Art as a whole should not be presumed better on the basis of the techniques used in it. Your definition of classic vs. modern art might be shaped by a pop culture reference, or perhaps by the art you see hanging in museums. But many modern artists and art experts don’t rank a particular style as better simply because it’s modern. Instead, they say it’s a matter of personal preference. “There’s just this notion that ‘modern’ is better,” says Dr. Christopher J. Moore, executive director of the Cleveland Museum of Art. “And just to be frank, there’s no better style.”
Classic Vs. Modern Art Techniques
Art lovers often debate the merits of classic versus modern art. While one appreciates the historically relevant methods of specific painting techniques (in the case of classics), others favor modern artists’ bold, abstract, and impressionistic styles. Each technique is popular for different reasons. Classic techniques are alive and well in the form of famous paintings, sculptures, and drawings, while contemporary techniques can be seen in modern paintings and sculptures. Both have their part to play in the art evolution, but if you’re looking for examples of each, we have lots of art that showcase both. That said, let us look at some of the more popular techniques employed in Classic and Modern art.
Classic Techniques of Art
- Alla Prima. Following the introduction of ‘Alla Prima’ (Italian for ’at first’), all artists quickly adopted this revolutionary technique. It involved painting using a single large brushstroke, which goes from the edges to the center of the canvas in one smooth movement. By changing the position of the brush and the angle of the painting, artists are able to produce energetic, vivid, and expressive results.
- Chiaroscuro. In this painting technique, most of the light falls on the part of the subject placed in the center of a painting and recedes towards darkness in the background. This highlights the subject without drawing too much attention away from it. Like numerous other painting techniques, chiaroscuro took shape during the Italian Renaissance period.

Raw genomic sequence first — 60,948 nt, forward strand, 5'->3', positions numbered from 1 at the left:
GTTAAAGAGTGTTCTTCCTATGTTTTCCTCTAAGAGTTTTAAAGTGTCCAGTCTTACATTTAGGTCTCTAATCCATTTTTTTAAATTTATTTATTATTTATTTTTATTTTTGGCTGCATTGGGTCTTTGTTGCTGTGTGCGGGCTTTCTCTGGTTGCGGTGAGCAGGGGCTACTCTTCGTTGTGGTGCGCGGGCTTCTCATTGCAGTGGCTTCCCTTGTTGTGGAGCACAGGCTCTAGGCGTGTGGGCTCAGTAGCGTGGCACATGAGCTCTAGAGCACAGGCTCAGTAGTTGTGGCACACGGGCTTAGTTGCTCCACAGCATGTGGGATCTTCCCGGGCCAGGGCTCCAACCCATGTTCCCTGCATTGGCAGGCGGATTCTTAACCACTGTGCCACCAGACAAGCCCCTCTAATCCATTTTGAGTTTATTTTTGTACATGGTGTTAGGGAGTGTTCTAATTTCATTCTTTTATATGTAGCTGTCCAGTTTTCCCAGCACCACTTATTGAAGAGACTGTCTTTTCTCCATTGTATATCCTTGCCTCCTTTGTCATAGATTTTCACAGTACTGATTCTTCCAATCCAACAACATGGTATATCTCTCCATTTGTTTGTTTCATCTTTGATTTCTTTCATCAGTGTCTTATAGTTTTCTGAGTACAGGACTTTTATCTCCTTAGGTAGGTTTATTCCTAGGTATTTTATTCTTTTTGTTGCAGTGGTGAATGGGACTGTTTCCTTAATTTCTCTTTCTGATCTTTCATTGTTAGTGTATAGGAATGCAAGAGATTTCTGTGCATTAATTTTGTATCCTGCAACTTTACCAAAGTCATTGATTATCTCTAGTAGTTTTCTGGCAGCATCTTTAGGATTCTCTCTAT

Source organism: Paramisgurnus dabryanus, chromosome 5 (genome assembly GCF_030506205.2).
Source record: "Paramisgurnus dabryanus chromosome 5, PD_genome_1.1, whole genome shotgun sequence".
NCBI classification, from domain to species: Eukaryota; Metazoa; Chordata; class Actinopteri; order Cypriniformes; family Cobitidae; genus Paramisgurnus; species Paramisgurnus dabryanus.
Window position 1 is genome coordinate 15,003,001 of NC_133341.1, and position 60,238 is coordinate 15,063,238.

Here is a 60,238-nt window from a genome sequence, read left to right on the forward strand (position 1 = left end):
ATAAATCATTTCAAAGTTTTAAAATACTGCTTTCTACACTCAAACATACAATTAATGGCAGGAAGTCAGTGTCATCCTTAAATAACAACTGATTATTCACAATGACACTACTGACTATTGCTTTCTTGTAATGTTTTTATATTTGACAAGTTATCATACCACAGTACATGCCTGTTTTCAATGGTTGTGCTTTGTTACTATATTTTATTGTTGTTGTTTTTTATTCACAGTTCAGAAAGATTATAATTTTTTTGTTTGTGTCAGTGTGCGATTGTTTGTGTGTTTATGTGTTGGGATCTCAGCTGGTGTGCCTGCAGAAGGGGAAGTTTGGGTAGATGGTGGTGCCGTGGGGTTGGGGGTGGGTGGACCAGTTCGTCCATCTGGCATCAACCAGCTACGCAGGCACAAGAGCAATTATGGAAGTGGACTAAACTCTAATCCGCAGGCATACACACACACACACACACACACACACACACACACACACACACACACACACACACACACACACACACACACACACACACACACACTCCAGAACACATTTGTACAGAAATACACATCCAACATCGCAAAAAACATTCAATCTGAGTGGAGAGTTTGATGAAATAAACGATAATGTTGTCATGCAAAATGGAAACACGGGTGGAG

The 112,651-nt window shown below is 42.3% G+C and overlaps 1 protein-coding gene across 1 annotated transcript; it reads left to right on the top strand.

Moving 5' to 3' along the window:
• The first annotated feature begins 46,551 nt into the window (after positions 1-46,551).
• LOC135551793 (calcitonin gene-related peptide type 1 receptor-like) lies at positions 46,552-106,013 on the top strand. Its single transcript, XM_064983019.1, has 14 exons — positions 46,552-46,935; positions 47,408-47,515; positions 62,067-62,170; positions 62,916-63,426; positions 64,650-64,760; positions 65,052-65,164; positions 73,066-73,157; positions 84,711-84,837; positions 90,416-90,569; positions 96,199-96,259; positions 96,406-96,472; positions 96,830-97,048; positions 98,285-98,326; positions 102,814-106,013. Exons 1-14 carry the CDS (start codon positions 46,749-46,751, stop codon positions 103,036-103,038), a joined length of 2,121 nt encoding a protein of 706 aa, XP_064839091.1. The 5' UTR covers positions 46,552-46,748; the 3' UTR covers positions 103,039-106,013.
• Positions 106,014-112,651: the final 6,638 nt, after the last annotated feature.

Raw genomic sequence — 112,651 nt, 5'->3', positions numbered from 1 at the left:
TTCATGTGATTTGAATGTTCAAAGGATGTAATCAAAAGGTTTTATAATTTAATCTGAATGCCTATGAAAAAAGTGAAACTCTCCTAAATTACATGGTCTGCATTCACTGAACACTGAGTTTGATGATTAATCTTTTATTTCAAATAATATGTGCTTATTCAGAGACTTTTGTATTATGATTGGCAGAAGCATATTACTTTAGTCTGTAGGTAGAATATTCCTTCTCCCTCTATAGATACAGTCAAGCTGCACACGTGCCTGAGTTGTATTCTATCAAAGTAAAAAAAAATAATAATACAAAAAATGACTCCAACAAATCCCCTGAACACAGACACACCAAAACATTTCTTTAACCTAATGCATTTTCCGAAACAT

- Impasto. It is the technique of painting with a thick application of paint to create a textured surface and is often confused with gestural brushstrokes. Both methods feature heavy, textured paint, but impasto is more specific. Impasto involves applying paint with thick layers of texture in various directions that build up to an overall three-dimensional appearance.
- Palette Knife. This happens to be one of the most widely used painting techniques by contemporary artists. It’s been around since the 1600s, but it wasn’t until Pablo Picasso’s “Les Demoiselles d’Avignon” in 1907 that the palette knife became a popular, recognized technique. In 1930, Jackson Pollack popularized the drip technique, which, like oil paint, requires a palette knife.
Modern Techniques of Art
- Post-Impressionist. It is mostly painted in the open air; on outdoor easels; and requires quite a thick paint. The colors used in Post-Impressionist paintings and techniques tend to be bright, bold, and dramatic.
- Fauvism. When discussing modern art, Fauvism is often one of the first movements that comes to mind. Fauvism was a French art movement that emerged in the early 1900s. The name comes from the French word for ‘wild,’ which was how many of the artists described their paintings. A Fauvism painting would showcase vibrant colors with visible contrast to create unusual juxtaposition within an illustration.
- Cubism. Cubism, which first emerged in 1907, is a cutting-edge artistic movement that challenged traditional depictions of the human form. It revolutionized the art world, inspiring artists of all backgrounds and genres, from graphic design to children’s art. Cubism, which is also referred to as ‘Analytic Cubism’, is still taught in art schools worldwide. Artists of all skill levels can usually learn the basic techniques reasonably quickly.
- Futurism. It was an artistic style of the early 1900s, coined by Russian poet Vladimir Mayakovsky, who defined futurism as “a movement that enthusiastically anticipates and constructively comments on modern life.” The movement’s major proponent was artist Vladimir Tatlin (also Russian), who designed many of his works to look like mechanical pieces and other futuristic objects. The art revolution was intended to raise social and political consciousness. Further, it generated a belief in people that futuristic art would radically transform society to follow utopian ideals. The movement’s works showed great importance in breaking down traditional societal barriers between different classes, genders, races, and nationalities.
Artistry is in the eye of the beholder. You may not like Monet’s water lilies and Picasso’s Guernica, but everyone is different. Art is subjective; hence the interest and perspective of every human being are also impressionistic. There’s no such thing as an absolute masterpiece; just individual favorites rather.